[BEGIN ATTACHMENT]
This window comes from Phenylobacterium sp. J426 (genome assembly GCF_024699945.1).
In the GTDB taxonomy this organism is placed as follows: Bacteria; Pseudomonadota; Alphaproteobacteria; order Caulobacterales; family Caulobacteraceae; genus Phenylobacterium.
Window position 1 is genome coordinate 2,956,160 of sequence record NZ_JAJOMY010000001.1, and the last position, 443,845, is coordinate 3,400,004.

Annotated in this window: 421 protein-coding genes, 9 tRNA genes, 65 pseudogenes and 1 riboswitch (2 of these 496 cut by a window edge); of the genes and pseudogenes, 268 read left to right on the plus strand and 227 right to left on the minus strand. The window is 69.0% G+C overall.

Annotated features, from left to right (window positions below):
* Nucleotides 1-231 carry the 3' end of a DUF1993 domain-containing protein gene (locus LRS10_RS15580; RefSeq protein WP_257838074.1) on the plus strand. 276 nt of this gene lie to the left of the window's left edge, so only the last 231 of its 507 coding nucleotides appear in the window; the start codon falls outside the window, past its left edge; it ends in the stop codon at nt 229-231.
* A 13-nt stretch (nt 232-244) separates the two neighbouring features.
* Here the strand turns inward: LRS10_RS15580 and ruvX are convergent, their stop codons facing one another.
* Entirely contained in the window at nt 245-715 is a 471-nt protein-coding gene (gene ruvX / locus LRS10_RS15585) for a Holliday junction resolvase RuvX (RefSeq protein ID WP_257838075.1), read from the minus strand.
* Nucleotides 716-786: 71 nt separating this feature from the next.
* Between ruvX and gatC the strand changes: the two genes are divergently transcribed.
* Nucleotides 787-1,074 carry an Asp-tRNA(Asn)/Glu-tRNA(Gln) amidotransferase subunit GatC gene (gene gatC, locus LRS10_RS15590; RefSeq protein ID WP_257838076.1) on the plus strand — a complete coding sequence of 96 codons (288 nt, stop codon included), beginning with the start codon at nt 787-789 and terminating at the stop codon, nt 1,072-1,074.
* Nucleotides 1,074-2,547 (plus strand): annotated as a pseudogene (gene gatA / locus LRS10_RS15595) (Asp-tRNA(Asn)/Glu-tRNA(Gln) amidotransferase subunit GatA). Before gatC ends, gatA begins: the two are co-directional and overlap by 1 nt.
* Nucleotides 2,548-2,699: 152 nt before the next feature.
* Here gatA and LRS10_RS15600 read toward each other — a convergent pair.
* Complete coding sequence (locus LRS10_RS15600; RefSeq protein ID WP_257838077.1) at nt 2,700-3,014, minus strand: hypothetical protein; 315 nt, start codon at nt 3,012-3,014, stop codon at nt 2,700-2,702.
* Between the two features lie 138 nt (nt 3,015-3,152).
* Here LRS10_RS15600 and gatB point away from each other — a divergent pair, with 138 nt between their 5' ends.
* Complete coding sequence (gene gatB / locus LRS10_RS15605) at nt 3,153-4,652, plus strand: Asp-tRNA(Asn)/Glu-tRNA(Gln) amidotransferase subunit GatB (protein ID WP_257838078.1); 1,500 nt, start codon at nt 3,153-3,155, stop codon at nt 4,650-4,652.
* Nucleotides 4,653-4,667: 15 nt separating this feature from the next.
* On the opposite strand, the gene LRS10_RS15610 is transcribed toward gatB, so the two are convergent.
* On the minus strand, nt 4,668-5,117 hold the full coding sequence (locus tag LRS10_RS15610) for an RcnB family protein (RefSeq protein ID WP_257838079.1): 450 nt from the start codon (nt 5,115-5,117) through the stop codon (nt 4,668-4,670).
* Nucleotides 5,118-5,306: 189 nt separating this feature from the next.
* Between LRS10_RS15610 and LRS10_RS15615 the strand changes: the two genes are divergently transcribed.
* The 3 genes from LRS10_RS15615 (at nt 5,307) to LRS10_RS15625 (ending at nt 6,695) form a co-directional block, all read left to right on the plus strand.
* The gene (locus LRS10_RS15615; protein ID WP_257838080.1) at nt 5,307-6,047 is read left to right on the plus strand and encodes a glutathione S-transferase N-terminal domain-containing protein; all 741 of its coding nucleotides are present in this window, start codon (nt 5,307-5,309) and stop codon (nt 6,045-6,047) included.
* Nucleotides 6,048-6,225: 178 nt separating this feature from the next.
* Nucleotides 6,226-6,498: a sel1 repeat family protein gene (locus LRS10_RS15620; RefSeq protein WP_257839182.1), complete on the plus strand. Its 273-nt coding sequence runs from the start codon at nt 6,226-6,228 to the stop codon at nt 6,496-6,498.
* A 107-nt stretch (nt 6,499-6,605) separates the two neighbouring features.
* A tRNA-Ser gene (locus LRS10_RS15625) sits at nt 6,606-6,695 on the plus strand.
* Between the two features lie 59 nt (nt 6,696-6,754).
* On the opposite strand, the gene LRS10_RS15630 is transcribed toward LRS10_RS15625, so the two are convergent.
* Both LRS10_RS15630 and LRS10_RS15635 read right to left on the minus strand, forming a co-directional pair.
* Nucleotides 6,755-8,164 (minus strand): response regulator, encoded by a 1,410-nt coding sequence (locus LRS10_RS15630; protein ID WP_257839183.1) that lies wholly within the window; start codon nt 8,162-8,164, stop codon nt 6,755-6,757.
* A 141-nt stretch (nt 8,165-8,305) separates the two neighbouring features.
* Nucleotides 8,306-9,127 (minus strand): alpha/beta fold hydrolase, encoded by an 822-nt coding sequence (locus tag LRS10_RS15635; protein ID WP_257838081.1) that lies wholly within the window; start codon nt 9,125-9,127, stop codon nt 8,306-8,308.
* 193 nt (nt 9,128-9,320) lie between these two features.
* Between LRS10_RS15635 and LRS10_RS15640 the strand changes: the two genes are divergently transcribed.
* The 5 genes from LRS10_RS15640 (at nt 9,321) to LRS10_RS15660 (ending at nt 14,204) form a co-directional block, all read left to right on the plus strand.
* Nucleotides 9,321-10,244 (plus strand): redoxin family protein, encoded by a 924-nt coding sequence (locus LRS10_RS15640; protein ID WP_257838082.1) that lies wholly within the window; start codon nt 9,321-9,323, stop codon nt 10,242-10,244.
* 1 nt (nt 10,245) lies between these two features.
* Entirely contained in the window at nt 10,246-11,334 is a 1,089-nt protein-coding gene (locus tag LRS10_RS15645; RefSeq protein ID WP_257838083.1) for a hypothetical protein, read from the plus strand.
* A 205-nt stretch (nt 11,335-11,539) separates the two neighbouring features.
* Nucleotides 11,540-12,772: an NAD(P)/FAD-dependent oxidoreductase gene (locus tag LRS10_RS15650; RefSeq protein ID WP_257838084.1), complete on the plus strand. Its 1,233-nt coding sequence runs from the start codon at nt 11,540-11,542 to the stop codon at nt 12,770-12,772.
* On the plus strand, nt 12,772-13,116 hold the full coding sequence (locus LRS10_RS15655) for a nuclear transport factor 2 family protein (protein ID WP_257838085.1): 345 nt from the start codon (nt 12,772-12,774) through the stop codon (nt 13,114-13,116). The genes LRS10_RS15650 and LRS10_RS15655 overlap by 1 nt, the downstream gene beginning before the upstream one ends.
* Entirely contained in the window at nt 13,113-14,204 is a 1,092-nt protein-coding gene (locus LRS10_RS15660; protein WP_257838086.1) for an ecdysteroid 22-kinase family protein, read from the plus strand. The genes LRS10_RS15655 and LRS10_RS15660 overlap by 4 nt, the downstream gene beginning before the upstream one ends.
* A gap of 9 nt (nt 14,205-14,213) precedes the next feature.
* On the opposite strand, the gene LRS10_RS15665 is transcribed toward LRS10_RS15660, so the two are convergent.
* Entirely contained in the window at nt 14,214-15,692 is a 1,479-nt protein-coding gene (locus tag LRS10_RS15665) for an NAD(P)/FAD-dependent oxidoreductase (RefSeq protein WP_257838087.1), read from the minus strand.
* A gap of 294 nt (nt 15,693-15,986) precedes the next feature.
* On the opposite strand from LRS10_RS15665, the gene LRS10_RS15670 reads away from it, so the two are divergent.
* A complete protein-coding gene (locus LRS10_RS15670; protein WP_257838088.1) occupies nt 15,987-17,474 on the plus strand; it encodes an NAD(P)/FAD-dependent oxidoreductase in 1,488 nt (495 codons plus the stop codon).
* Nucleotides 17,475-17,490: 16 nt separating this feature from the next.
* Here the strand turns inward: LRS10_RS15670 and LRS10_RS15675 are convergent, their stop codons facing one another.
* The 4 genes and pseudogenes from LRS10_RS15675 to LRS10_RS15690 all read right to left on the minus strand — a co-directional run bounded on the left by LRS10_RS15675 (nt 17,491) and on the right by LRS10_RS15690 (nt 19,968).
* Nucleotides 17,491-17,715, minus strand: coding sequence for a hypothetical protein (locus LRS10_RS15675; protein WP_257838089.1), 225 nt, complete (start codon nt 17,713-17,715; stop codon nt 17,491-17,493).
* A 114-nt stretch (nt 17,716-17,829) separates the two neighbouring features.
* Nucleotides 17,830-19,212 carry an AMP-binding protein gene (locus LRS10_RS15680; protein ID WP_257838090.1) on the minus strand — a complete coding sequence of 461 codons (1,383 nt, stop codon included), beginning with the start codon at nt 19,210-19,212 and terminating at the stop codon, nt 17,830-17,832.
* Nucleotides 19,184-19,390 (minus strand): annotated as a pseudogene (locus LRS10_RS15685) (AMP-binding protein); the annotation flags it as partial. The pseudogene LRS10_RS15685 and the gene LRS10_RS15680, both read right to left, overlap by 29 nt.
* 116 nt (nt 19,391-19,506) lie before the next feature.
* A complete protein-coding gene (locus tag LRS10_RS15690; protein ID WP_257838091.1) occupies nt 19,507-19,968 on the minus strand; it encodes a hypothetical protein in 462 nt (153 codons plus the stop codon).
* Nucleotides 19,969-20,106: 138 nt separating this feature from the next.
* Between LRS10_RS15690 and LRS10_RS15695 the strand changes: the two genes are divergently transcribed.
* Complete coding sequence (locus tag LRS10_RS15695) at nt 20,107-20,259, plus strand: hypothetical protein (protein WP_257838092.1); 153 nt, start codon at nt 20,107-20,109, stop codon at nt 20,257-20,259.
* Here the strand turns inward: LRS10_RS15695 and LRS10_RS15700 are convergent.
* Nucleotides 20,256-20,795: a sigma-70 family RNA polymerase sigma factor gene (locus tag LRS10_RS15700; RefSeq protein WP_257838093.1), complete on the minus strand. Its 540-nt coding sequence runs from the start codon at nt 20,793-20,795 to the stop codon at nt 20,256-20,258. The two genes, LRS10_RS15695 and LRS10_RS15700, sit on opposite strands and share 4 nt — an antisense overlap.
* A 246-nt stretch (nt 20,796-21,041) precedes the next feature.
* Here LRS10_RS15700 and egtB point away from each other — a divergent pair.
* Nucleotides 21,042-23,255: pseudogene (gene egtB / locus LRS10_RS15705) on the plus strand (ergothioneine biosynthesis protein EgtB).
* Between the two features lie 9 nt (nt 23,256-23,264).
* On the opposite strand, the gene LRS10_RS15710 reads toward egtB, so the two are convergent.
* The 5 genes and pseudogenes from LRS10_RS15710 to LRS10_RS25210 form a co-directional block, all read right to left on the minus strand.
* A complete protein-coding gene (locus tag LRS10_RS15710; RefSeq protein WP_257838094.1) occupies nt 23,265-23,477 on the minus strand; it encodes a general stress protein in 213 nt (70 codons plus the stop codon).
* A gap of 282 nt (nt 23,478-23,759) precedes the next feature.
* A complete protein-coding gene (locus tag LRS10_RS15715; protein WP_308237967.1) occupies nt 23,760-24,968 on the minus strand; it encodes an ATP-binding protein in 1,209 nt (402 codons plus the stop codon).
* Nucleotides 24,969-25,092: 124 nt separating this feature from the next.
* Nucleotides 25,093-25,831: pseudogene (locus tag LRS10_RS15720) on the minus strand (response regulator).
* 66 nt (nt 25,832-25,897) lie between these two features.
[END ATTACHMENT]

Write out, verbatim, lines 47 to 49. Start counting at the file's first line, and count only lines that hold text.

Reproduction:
* A gap of 9 nt (nt 14,205-14,213) precedes the next feature.
* On the opposite strand, the gene LRS10_RS15665 is transcribed toward LRS10_RS15660, so the two are convergent.
* Entirely contained in the window at nt 14,214-15,692 is a 1,479-nt protein-coding gene (locus tag LRS10_RS15665) for an NAD(P)/FAD-dependent oxidoreductase (RefSeq protein WP_257838087.1), read from the minus strand.